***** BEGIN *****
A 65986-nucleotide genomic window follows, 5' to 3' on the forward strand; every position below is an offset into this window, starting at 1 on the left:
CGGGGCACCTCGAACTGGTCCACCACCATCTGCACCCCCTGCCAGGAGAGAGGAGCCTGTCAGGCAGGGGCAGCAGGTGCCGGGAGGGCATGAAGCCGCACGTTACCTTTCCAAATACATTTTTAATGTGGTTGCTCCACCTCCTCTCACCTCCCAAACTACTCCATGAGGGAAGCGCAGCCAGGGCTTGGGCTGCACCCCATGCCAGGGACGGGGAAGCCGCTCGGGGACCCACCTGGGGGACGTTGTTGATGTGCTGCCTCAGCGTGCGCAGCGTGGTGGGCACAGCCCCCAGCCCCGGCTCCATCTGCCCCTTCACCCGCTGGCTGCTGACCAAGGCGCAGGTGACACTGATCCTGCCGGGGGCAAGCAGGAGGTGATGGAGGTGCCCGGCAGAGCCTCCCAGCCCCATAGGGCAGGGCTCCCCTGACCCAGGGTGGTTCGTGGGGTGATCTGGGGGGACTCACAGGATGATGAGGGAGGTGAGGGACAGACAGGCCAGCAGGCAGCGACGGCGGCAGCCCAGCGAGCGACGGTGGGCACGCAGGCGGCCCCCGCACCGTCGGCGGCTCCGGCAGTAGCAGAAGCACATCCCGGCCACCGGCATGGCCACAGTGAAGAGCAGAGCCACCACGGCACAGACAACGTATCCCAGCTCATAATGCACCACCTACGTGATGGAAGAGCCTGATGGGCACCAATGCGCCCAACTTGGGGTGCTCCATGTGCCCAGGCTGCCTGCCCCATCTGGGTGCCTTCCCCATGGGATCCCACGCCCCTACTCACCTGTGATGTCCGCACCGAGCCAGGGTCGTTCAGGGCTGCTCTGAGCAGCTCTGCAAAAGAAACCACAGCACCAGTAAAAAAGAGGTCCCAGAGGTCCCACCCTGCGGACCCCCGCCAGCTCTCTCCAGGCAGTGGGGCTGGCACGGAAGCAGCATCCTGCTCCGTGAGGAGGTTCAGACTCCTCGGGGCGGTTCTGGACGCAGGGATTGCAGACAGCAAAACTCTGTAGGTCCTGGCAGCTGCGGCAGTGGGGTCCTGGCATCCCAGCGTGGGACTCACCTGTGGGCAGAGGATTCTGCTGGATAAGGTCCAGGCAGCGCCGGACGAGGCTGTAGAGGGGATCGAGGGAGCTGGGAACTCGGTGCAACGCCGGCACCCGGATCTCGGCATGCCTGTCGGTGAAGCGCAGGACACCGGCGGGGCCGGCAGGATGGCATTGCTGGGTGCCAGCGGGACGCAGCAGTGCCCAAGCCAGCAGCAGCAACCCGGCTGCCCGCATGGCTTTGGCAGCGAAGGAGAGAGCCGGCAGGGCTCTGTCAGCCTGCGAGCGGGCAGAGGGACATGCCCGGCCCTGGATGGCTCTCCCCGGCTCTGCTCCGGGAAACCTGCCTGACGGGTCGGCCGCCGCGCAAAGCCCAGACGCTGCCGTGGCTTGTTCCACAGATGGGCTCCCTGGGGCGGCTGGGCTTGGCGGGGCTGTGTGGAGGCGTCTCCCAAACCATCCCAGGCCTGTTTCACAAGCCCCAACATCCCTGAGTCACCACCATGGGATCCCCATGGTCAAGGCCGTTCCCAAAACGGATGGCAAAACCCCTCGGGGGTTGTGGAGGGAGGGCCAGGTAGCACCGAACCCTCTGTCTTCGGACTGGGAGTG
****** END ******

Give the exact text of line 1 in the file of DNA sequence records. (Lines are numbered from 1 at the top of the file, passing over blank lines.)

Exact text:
A 65986-nucleotide genomic window follows, 5' to 3' on the forward strand; every position below is an offset into this window, starting at 1 on the left: